President will argue I'm also very excited when I think about the opportunities for distinctly theological colleges to partner with local congregations in providing theology, serious study of theology for every parishioner, and that does open up an enormous community of potential people who would be interested in studying theology. Are you aware of any significant efforts being made in Ethiopia or the broader African context where seminaries are partnering effectively with local churches to deliver theological education?
I'm not, I'm not in in our case.
Our in our institution is owned by a denomination called the Ethiopian Kala he was church. And it has about 160 of those lower level Bible schools. Most of them fail. are found in local churches. Some of them are bounded by several local churches in the same area. So most of the teachers in those Bible schools are our graduates. oudy The leaders of these institutions are graduates of our school, our institution. So we have that kind of relationship. We train faculty members and leaders for these institutions. But other than that we don't really have in the country. network that uses technology to to to do that to network. But, you know, hopefully, we'll we'll do more of that in the coming years. And probably there are cases in other African countries, but I'm not aware of the situation.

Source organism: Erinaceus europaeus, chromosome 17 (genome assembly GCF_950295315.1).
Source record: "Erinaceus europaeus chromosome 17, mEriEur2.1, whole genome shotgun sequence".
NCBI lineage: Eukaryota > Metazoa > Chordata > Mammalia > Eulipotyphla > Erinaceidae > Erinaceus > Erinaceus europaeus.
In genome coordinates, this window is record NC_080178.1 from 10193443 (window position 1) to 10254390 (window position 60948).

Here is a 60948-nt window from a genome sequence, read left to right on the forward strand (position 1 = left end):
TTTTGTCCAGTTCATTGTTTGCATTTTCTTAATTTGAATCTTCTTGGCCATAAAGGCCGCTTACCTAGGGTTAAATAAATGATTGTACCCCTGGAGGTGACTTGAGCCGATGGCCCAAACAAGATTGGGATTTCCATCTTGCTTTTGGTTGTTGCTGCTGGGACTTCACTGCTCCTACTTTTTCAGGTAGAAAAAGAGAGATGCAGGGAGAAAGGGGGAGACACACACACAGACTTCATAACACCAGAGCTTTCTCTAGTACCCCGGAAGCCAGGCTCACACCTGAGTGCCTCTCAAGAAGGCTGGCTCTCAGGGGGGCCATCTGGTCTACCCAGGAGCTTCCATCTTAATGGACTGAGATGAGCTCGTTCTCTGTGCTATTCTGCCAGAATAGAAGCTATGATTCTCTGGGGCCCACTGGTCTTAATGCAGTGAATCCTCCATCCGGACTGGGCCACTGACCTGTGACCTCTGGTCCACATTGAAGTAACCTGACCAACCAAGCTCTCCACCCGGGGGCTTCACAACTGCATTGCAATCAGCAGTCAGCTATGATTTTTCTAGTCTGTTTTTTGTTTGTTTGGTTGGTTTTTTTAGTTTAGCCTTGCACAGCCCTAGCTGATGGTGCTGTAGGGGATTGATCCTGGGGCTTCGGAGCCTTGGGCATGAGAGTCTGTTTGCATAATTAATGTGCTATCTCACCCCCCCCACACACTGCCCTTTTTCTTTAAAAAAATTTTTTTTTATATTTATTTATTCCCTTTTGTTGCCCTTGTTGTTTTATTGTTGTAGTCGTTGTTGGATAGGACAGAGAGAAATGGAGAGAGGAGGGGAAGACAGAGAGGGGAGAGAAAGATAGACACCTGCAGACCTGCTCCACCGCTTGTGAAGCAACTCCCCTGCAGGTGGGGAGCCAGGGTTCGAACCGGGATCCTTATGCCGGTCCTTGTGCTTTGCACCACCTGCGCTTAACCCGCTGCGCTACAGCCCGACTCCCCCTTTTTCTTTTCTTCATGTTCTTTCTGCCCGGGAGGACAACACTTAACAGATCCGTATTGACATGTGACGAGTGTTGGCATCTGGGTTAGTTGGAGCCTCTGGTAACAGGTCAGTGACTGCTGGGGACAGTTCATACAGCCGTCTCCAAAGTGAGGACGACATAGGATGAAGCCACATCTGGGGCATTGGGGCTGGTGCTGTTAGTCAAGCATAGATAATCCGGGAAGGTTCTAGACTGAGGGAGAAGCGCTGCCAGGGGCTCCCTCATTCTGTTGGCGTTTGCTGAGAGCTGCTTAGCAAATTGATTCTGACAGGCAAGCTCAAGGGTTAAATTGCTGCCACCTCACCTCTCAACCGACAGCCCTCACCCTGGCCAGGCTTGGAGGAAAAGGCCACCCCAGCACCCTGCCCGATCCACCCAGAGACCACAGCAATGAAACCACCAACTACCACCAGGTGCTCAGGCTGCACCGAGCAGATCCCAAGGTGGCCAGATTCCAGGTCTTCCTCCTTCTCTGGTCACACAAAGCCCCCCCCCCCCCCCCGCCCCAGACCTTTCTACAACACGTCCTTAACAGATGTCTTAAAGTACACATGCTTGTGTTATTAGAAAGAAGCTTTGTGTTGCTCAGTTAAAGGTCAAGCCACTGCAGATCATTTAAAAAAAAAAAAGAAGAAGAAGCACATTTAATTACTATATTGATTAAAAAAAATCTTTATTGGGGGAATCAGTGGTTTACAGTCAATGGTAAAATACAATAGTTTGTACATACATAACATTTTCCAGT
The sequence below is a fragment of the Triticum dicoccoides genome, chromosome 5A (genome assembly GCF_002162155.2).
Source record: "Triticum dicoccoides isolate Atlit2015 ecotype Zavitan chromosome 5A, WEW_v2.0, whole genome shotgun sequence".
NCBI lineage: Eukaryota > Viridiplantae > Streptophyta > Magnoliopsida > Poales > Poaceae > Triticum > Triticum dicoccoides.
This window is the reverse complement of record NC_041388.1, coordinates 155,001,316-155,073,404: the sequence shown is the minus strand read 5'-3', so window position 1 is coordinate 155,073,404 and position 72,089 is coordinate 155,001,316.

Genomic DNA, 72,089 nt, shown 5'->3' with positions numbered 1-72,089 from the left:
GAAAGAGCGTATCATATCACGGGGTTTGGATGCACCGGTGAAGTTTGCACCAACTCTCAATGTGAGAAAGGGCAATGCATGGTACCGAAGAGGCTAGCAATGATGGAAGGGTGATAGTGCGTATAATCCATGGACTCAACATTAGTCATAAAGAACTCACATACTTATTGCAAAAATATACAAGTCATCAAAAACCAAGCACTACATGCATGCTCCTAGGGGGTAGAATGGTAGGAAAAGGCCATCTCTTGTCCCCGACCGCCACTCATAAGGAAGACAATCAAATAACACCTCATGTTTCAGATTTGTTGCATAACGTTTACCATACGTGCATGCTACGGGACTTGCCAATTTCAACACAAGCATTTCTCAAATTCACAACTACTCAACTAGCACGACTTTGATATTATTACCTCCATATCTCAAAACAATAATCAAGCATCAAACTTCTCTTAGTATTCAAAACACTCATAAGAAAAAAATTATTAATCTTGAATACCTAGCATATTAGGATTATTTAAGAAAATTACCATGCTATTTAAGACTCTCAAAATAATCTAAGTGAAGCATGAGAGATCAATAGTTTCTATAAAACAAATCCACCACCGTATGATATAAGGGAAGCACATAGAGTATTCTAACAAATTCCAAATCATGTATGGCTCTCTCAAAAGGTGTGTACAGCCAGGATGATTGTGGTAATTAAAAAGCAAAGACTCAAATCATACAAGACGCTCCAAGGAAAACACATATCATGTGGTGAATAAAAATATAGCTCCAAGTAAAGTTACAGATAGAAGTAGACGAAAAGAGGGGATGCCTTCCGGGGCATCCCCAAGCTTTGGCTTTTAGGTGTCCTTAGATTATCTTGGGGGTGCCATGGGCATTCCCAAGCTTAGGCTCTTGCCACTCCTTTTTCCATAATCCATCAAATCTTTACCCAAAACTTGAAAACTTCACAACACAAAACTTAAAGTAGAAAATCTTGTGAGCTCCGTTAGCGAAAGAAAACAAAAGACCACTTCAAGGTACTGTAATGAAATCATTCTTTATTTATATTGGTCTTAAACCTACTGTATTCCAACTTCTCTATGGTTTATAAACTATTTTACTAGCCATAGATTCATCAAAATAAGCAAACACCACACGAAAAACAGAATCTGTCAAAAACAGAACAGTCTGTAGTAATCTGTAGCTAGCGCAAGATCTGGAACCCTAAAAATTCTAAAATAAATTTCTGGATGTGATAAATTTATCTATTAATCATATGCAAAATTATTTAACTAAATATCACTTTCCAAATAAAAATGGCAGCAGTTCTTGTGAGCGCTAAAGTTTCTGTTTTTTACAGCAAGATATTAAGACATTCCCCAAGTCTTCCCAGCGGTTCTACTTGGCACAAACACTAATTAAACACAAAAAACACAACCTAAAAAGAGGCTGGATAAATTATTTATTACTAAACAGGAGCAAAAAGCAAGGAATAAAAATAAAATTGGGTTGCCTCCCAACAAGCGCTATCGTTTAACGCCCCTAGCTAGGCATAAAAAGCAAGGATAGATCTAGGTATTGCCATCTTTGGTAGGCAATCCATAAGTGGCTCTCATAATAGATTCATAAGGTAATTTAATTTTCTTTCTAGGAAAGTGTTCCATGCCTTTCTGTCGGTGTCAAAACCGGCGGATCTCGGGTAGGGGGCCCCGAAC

President will have to if I can close with our final question, and that is this. What would it mean for the church To be united today, how would we recognize this unity? And what is it that we can do to pursue Christian unity?